“As AI becomes ubiquitous in the workplace, employees and businesses alike are under extreme pressure,” Jared Spataro, corporate vice president of Microsoft’s AI at Work unit, wrote in a blog post. “The pace and intensity of work, which accelerated during the pandemic, has not eased, so employees are bringing their own AI to work. Leaders agree AI is a business imperative — and feel the pressure to show immediate ROI — but many lack a plan and vision to go from individual impact to applying AI to drive the bottom line.”

Employees Go BYOAI

Given the sluggish pace of adoption at the corporate level – and the ongoing worries about the long-term impact of AI on jobs – 78% of workers are bringing in their own AI tools, a number that reaches 80% in small and midsize companies. It’s consistent among all generations – 85% for Gen Z workers and 73% for baby boomers.

However, 52% said they’re reluctant to admit they are using it for their most important tasks, with 53% worried that it will make them look like they could be replaced. They are using BYOAI for multiple reasons, from struggling with the pace and volume of work (68%) and feeling burned out (46%) to meetings and after-hours work – still high post-pandemic.

There’s also the ongoing communication through the work day. In Microsoft 365 apps, users spend 60% of their time in meetings or on chats or emails, with only 40% used in such creative apps like Word and PowerPoint.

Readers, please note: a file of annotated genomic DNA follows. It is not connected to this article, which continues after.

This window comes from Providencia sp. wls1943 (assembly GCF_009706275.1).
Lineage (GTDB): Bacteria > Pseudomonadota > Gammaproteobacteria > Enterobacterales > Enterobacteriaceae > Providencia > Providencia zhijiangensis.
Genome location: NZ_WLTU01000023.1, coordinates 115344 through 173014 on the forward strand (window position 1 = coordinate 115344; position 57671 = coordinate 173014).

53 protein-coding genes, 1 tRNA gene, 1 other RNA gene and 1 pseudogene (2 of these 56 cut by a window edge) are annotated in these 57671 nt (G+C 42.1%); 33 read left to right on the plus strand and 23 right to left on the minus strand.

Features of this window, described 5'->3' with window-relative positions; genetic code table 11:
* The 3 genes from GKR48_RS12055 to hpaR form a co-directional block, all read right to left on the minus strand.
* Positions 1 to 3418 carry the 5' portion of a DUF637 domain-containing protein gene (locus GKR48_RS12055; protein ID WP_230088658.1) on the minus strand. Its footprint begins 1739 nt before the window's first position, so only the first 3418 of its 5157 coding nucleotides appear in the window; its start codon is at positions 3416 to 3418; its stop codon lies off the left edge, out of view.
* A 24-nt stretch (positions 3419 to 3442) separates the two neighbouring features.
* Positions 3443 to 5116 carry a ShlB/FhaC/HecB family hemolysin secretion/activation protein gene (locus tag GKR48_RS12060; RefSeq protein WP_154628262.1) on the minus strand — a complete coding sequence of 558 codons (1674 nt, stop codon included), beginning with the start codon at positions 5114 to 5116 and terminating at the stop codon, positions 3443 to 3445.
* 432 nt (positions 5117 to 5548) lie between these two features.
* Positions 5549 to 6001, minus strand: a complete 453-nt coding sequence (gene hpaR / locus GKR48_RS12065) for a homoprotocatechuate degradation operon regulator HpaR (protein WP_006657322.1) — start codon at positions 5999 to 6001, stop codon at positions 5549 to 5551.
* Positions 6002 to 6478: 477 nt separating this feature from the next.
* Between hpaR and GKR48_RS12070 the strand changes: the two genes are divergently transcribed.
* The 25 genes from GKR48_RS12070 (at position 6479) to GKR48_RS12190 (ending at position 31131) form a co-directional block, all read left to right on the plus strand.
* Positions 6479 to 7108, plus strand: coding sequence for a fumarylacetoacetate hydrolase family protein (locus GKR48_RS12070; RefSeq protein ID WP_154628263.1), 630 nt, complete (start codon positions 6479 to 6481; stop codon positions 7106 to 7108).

AI Roils Job Market

“We also see AI beginning to impact the job market,” Spataro wrote. “While AI and job loss are top of mind for some, our data shows more people are eyeing a career change, there are jobs available, and employees with AI skills will get first pick.”

Which is good, because companies are reporting a growing inability to fill positions in such areas as cybersecurity, engineering and creative design. Over the past eight years, organizations have hired technical IT talent at a staggering pace, with hiring up 323% during that time. Now they’re looking for non-technical people who have an aptitude for AI to use generative AI products.

Those skills are in high demand, with 66% of leaders saying they wouldn’t hire anyone without them and 71% saying they’d choose a less experienced candidate with AI skills over one with more experience but not AI capabilities. In addition, 77% said that with AI, younger candidates will be given greater responsibilities.

And workers are looking for new jobs, with 46% – the most since the rapid job changes during the COVID-19 pandemic in 2021 – considering new jobs. It actually may be higher, with Spataro noting another LinkedIn study earlier this year indicating 85% are considering new jobs.

Business Can’t Wait

Companies need to start taking advantage of AI now, according to Microsoft, adding that one way is to choose a problem and apply AI to it. The company noted in the report that “there are efficiency gains to be had across every function.”

The report’s authors also wrote that organizations need to engage everyone from the CEO down to entry-level employees. Finally, they should prioritize training.

“AI power users aren’t doing it on their own – they receive ongoing training, both on universal tasks and uses more tailored to their role and function,” the authors wrote.